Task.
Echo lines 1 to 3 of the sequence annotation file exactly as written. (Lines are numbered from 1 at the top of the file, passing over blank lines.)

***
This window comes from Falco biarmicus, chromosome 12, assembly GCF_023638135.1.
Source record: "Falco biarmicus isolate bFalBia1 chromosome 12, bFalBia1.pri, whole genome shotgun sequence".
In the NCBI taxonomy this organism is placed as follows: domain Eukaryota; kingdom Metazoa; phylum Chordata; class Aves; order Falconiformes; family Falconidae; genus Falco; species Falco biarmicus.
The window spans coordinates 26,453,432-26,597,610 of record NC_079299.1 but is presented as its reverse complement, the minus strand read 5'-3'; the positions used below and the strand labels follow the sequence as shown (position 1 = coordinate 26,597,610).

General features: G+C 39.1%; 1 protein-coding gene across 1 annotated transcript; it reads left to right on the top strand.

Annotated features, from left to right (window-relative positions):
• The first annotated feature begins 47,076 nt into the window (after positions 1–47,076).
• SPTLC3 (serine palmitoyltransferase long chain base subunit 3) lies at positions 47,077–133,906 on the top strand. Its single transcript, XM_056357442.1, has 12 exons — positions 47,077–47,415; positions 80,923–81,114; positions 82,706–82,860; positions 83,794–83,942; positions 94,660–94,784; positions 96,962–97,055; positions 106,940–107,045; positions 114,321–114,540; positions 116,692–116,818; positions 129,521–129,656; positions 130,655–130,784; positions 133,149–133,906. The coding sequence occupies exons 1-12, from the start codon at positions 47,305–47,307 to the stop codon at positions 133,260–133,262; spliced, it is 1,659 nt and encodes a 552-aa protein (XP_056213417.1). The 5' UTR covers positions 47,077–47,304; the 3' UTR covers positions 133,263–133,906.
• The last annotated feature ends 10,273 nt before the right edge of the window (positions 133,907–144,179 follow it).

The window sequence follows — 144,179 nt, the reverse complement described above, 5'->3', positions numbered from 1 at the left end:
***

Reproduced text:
This window comes from Falco biarmicus, chromosome 12, assembly GCF_023638135.1.
Source record: "Falco biarmicus isolate bFalBia1 chromosome 12, bFalBia1.pri, whole genome shotgun sequence".
In the NCBI taxonomy this organism is placed as follows: domain Eukaryota; kingdom Metazoa; phylum Chordata; class Aves; order Falconiformes; family Falconidae; genus Falco; species Falco biarmicus.